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Airport Privatization Opponents Fail to Sway Woodall

Rep. Woodall said he believes private sector deserves a chance.

Members of Citizens for a Better Gwinnett and Gwinnett Citizens for a Responsible Government turned out in force for Rep. Rob Woodall’s (R-GA-07) appearance at Thursday night’s Founding Fathers Tea Party Patriots meeting.

The groups are looking to Woodall for support in their fight against the .

said the expense the county would incur should any private operator fail is an expense the taxpayers cannot afford and asked Woodall for his position on the privatization program.

“Like any pilot program … we don’t know if it is a good program or not. We don’t know what the success rate will be,” Woodall said. “My inclination on anything -- with the exception of the United States military -- is that the private sector deserves a chance.”

According to Woodall, the privatization program was started based on the theory that private companies can operate airports more efficiently than the government. So far, Woodall said, only one airport has been privatized and that operation was eventually returned to the local governing authority at “a huge cost.”

Woodall said since constituents began contacting him with concerns about the program, he has met with FAA representatives to learn more about how the program works. Woodall said it is his understanding the potential financial burden that could result from the failure of a private operator is a contractual, not statutory issue.

It is up to the community and local leaders to decide the wording of that contract and the protections therein, Woodall explained.

“Whatever folks write into the contract is what the law of the contract is,” he said.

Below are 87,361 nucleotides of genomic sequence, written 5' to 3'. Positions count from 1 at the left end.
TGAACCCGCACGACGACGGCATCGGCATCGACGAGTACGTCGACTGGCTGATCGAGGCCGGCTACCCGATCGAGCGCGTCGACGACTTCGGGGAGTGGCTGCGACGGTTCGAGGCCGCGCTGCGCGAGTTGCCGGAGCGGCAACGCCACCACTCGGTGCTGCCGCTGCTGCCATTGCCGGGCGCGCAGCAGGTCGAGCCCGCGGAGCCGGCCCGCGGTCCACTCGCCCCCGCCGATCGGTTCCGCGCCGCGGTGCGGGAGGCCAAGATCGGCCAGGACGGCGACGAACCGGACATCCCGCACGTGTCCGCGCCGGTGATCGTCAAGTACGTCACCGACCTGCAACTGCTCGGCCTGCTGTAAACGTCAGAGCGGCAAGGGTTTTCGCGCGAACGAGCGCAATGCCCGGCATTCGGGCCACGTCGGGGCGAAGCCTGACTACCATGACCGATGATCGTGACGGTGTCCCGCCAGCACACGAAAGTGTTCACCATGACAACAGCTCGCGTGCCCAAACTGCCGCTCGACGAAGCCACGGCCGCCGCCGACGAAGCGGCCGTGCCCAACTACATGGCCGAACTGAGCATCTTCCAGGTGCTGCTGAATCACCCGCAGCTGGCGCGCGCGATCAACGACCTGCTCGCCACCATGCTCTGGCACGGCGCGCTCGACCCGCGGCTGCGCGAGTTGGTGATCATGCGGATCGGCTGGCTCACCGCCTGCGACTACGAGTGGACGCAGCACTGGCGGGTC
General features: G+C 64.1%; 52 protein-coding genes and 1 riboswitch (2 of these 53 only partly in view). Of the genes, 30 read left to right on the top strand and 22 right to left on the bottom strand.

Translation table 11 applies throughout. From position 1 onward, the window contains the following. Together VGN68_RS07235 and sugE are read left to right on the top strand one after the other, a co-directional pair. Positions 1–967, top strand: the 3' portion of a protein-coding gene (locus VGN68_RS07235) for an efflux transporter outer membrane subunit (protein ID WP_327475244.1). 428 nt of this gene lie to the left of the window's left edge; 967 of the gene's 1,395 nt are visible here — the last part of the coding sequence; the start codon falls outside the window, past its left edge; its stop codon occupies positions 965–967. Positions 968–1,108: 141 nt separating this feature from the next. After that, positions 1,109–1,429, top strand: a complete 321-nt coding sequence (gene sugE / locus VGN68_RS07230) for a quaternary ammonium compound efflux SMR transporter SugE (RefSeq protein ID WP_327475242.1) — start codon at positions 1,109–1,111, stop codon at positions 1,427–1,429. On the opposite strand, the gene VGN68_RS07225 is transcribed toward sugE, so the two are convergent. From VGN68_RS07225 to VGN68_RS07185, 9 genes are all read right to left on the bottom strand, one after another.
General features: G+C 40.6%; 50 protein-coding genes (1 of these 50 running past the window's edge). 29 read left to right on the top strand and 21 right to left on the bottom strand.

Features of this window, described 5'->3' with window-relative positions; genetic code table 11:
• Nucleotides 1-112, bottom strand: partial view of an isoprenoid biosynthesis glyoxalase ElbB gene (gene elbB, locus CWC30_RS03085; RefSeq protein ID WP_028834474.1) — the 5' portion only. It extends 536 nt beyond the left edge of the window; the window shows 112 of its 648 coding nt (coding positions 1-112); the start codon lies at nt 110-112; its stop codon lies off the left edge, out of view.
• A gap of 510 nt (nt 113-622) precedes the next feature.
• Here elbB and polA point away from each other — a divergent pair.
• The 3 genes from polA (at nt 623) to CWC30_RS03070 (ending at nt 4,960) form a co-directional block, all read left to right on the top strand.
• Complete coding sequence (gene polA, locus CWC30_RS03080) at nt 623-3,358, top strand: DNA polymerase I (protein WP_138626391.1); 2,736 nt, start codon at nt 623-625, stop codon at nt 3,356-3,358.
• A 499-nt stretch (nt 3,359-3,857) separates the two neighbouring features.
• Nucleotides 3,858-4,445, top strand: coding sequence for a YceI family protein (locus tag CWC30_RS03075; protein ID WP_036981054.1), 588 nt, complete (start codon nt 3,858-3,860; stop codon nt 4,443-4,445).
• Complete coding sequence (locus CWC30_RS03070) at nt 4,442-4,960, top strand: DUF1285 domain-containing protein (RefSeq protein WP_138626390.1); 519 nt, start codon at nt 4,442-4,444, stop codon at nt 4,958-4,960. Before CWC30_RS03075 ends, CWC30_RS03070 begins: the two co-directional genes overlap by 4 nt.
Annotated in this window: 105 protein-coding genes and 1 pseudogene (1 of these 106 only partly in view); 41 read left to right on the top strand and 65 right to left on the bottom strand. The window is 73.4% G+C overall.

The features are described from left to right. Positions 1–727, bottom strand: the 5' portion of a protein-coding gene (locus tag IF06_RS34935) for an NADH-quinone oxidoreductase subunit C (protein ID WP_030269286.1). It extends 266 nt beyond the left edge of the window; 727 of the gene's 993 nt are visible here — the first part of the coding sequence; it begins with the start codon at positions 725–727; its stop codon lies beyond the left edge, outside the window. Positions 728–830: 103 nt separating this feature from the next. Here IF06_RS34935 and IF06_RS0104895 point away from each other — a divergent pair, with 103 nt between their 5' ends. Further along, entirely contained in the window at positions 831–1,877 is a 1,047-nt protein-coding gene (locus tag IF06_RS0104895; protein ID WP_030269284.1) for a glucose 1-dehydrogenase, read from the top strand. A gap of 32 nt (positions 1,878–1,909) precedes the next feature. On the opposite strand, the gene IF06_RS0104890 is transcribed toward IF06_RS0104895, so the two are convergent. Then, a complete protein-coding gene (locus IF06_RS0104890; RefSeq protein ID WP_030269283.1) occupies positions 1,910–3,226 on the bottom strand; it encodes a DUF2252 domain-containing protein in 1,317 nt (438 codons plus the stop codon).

Some in attendance questioned whether Gwinnett citizens really have any say in what goes into the contract or in the privatization process itself.

“The fact is that whatever the majority of people want will not necessarily be done because this decision is made by the five-member Board of Commissioners and we think three of them are already committed by some previous, under-the-table agreement. We really have our hands pretty much tied,” one man said.  “The large majority of homeowners are very much against it, but that won’t be given to a popular vote by these elected commissioners who already have a very definite opinion regardless of how we feel.”

For Citizens for a Better Gwinnett board member Jim Regan, the answer to the problem is simple (see video).

“Why won’t you sponsor a bill to defund this privatization program?” Regan asked Woodall.

“What it sounds like you’re saying is that you have a local issue here and it’s not going the way you want it to go … and so you want me to repeal the federal law for the nation that enables these things to go on so that we don’t get a bad result in Lawrenceville?” Woodall replied.

“That’s correct,” Regan said.

Woodall expressed his belief that the federal government should not become involved in matters that are better dealt with locally and emphasized the importance of reaching out to commissioners.

“My entire conservative philosophy is based on the principle that the people you can impact the most are your neighbors, the people you go to church with, the people you see at CVS,” he said. “If they are immune to public opinion, what hope does that give us for this country?”

Regan said the 15 years the pilot privatization program has been in place is a more than adequate period to determine the success or failure of the program and repeated his request that it be defunded.

“I’m almost speechless because I’m not usually in the position in a conservative crowd of having to defend moving decisions to the local government,” Woodall said. “It’s a strange place for me to be.”

Woodall reiterated his belief that the private sector deserves a chance and said he was not ready to concede the privatization program should be defunded.

Regan said his group will continue their efforts to convince Woodall otherwise at Woodall’s Aug. 16 town hall meeting at the Gwinnett Justice and Administration Center. The town hall meeting is scheduled for 7 p.m.

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